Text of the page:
I was a mother for 23 years. Like all mothers before and after me, I learned to breastfeed and wash strange stains from baby clothes. I learned to heat baby food and make spoon-airplane noises. I thrilled at roll-overs and stand-alones and first steps. I foolishly taught my sons to run, read, and dress themselves. Now look where that has gotten me.
I sit in a very quiet house now. Twenty years ago, I would have paid good damned money for this much quiet, but this breezy summer afternoon, I miss the giggles and the happy shrieks of my sons being squirted with a hose. I miss the bloody knees and the salty tears and the “kiss it betters.” I miss the late night climbs into my bed, “just for a minute.” I miss the arguing, the fussing, the crying, and the whining. Yes, I even miss the whining right now. Last night, I had a very vivid dream that I was pushing an empty stroller around an amusement park. It was very handy, because it held my purse and stuff, but as I was pushing it, I became aware that it was missing something. I began to look for my babies. Standing in the middle of the lights and the rushing crowds, I panicked; then I remembered that they were grown. I stood in the middle of the park and cried.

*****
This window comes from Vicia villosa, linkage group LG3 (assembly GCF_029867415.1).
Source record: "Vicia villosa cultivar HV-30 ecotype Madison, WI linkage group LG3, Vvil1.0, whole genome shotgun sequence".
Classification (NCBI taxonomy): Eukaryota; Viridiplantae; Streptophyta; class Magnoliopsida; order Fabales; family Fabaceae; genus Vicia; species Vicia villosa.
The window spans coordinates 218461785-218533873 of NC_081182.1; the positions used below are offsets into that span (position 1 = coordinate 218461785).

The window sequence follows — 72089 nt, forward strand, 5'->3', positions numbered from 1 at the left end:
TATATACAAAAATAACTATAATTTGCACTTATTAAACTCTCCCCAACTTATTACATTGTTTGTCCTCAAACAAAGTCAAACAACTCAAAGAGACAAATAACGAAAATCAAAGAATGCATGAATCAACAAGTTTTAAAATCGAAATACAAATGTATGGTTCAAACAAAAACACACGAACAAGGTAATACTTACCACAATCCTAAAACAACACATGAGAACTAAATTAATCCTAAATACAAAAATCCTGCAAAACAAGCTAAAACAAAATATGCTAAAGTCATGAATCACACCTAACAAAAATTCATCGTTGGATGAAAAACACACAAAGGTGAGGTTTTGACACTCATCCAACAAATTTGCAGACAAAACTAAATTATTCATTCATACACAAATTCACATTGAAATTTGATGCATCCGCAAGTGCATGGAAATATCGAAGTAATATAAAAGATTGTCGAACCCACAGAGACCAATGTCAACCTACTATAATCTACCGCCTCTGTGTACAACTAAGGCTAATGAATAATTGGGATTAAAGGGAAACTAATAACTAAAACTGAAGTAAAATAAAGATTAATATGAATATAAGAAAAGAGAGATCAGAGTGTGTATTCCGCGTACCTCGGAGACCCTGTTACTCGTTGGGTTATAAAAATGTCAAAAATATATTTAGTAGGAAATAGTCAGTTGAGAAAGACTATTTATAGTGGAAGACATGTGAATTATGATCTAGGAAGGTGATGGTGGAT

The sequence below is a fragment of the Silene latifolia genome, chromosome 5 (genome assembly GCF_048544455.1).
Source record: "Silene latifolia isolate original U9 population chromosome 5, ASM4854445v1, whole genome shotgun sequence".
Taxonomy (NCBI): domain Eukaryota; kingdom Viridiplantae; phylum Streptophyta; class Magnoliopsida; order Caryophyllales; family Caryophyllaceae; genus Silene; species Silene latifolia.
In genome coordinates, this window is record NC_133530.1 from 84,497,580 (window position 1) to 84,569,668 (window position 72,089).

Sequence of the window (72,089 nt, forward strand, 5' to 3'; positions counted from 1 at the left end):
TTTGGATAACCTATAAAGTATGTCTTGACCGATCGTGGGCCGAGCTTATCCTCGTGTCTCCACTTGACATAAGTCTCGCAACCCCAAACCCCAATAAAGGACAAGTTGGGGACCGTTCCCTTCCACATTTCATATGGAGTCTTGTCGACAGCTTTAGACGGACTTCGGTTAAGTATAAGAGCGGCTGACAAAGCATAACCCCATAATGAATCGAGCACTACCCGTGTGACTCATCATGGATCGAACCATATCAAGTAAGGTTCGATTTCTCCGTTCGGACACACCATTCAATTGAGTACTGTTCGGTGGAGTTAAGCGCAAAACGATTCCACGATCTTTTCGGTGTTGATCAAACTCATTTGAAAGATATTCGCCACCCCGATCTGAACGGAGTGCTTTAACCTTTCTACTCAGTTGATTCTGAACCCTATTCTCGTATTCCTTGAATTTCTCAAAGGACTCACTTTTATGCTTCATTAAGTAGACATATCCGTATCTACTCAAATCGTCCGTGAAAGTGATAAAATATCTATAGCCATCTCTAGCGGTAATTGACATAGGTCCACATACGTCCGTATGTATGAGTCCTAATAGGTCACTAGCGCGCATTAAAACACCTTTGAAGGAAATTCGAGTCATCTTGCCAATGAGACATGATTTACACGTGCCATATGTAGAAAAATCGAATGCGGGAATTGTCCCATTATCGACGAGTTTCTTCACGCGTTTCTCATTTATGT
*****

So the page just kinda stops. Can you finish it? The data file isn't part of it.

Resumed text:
So this morning, I watched the videos. I made videos for each son for graduation, videos chronicling their lives from newborn to 18. I watched them again today, wanting for five minutes to wallow in self-pity. Five minutes. In five minutes of video, they grew. In five minutes of real life, seemingly, they grew. I blinked, and my motherness had disappeared.
Twenty years ago, I thought the days of dirty diapers and ear infections were hell. I was ready to end that relationship once and for all on some level. It may have been riddled with moments of torment, but my relationship with motherhood was deep, sacred, and possibly co-dependent. I realize now how fleeting the passion of motherhood really is. It’s a lover that just leaves one day for groceries and never returns. And here I am, left to say things like, “I just want you to be happy…” and “It’s me, isn’t it?” And it is me. I got old. Motherhood traded me in for a younger model.
I will be a grandmother any day now, and soon I will push a stroller again. This time, it’s a badass jogging stroller with awesome off-road wheels, one I could never have afforded 23 years ago. I would like to think that Baby Wesley’s arrival will fill my void a bit, but the truth is, I miss being a mom, and in particular I miss Jake and Logan being my babies. People go on about the greatness of grandparenting, and I’m sure it will be fantastic, but being a mother was fantastic. Being a mother, with all the selfishness of saying, “That one’s mine. Yes, he is cute. Yes, he is talented. Thank you,” was amazing.